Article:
I believe in the power of pigheadedness.
My mother called it willfulness, bullheadedness, obstinacy. For her, stubbornness was my worst quality. My not taking my parents’ advice led them to tell me, through clenched teeth and enraged tones, that I was “about as bright as a burnt out light bulb.”
Maybe they were right. I had my first child at fifteen, took summer and correspondence courses, worked thirty hours a week waitressing, and graduated with my classmates in 1981. My high school G.P.A. did not change my parents’ opinion of my intelligence, but through the power of pigheadedness, I graduated on time.
Eventually, my parents divorced, and my father married a very nice woman who told me that waitressing fulfilled a niche in society, a worthy accomplishment, because the world needs good waitresses, which is quite true. However, I wanted more for myself and my children than a single mother of four could make working in a small town restaurant, so I enrolled in college for the third time. The first time I had been too timid to show up, and the second time I believed I was the Super Woman the world had been waiting for: full-time barmaid, full-time parent, full-time student, full-time wife. I failed utterly due to sleep deprivation. But, the third time was a charm, as the saying goes.
Eventually, I divorced and worked several part-time jobs at a time, raised my children, earned degrees, and ten years later ended up directing a writing center and teaching English in a small Wyoming college, all without receiving welfare because I was entirely too pigheadedly proud to apply.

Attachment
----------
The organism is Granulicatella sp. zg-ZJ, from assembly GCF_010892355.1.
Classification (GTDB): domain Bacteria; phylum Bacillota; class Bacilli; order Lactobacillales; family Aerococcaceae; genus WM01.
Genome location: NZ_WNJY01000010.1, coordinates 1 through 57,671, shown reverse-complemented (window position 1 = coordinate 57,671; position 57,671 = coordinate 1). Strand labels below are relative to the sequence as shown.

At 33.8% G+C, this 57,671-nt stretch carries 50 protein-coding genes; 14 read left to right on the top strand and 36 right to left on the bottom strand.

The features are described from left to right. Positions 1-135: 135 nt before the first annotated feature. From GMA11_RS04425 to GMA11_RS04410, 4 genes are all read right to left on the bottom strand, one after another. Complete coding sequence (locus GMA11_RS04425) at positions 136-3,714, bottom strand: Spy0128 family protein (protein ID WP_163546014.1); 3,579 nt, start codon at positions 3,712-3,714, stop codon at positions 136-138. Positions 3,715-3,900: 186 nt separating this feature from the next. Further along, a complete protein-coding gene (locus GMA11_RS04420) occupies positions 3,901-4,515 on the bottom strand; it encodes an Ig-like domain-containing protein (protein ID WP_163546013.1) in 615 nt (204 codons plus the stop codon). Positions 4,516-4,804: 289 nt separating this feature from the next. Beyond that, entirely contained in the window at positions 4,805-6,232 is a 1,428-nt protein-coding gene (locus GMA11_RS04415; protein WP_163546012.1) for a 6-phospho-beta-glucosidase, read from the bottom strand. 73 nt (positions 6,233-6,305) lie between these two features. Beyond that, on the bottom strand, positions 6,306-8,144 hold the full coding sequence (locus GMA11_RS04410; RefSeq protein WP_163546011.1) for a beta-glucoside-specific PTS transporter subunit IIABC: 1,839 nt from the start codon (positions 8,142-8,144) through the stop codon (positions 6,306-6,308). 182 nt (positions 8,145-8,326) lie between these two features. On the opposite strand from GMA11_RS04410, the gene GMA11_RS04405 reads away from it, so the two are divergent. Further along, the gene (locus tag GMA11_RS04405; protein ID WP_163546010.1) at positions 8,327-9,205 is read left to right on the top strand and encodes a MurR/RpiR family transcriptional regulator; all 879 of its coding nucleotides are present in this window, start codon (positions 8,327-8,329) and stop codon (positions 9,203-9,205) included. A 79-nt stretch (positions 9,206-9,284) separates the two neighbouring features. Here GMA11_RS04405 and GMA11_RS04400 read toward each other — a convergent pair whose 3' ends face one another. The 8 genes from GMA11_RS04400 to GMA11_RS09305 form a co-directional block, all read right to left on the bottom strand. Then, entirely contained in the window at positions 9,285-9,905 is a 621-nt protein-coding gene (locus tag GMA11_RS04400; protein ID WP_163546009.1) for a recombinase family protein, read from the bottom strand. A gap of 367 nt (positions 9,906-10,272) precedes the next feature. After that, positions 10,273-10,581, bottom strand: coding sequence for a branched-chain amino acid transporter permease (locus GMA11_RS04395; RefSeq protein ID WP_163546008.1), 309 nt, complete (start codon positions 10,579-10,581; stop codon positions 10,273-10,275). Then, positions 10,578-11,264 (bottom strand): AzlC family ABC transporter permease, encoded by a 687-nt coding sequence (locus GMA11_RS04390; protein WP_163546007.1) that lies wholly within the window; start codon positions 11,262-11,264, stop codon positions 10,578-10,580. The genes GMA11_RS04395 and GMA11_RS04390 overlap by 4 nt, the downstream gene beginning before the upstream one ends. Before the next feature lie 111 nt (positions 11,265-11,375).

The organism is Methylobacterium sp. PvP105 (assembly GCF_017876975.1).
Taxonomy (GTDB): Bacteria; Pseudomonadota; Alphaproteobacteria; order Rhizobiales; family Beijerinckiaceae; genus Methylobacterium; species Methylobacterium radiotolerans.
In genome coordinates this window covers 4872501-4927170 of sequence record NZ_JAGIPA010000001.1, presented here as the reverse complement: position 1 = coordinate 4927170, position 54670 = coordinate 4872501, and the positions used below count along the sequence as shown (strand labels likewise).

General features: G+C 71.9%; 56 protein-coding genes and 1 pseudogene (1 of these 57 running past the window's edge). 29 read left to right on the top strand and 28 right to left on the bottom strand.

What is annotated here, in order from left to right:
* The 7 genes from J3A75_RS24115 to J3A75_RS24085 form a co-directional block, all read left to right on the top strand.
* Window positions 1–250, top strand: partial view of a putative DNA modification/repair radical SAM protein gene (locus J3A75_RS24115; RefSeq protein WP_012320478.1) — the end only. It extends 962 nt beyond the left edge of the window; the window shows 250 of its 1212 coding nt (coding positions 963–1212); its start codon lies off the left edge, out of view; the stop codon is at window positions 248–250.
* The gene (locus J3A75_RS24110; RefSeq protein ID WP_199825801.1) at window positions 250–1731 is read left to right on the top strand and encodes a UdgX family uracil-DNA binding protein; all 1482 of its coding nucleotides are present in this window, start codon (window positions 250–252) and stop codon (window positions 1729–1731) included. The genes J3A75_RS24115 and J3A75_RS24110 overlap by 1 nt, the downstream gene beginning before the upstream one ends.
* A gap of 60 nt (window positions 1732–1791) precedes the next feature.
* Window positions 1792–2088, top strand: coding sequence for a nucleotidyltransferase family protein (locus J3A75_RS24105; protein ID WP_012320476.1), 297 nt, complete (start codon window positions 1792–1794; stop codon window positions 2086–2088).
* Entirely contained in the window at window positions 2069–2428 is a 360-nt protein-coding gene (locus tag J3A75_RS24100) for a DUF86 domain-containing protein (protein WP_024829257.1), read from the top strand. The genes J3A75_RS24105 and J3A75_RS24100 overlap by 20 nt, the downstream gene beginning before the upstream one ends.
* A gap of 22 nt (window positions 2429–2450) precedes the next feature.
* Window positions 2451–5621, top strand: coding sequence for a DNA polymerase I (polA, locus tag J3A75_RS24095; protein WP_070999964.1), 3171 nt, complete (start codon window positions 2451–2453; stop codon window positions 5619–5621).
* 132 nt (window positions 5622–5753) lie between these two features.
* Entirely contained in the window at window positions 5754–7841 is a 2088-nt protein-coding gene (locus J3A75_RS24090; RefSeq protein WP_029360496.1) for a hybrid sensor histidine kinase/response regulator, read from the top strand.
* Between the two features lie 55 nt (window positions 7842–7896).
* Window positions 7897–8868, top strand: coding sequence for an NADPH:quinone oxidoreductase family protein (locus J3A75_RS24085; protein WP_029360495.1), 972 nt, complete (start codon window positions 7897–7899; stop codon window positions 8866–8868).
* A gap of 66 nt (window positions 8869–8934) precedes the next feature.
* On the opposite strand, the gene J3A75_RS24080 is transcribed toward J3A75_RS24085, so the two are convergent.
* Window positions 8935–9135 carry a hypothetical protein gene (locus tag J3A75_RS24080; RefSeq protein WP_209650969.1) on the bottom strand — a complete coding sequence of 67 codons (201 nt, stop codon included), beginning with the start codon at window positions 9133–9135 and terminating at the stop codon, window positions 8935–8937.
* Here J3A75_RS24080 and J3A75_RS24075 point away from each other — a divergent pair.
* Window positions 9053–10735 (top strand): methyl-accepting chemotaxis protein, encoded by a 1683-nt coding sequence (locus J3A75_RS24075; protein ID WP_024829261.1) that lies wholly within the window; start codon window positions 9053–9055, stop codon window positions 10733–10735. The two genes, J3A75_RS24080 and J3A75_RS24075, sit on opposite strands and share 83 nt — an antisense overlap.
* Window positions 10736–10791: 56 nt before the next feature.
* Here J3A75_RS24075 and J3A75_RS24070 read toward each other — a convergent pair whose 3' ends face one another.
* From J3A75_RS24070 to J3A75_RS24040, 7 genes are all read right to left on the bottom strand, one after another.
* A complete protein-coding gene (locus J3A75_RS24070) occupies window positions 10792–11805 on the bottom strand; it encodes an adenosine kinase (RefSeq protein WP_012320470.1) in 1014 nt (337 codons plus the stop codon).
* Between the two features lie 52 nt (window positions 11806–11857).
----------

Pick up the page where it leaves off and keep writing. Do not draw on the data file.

Throughout the years, I thought about my childhood, my parents, their lack of interest in parenting. While my mother’s lack of interest can be attributed to her poor health, physically and emotionally, my father seemed healthy and happy. Occasionally, I called and usually talked with my step-mother because my father was seldom home. I tried to explain that I had an intense need to know why I couldn’t seem to build a stronger bond with him, and why I felt so shut out of his life.
Eighteen months ago, she asked, “Can’t you just accept that this is the way things are?”
All that I wanted to say at that moment bottle-necked just below my larynx, making it impossible to either draw or expel breath. I squeezed out some lie about dinner burning and hung up.
Of course, I can’t “just” accept things the way they are. I am an active member of American Pigheadedness: pigheadedness pushed me through high school, despite being a statistic in an unflatteringly labeled spreadsheet column, through college despite poverty, no family health insurance, and single-parenthood, despite all sorts of well-intentioned advice to “accept” my lot in life.
I sincerely hope that pigheadedness never skips a generation.
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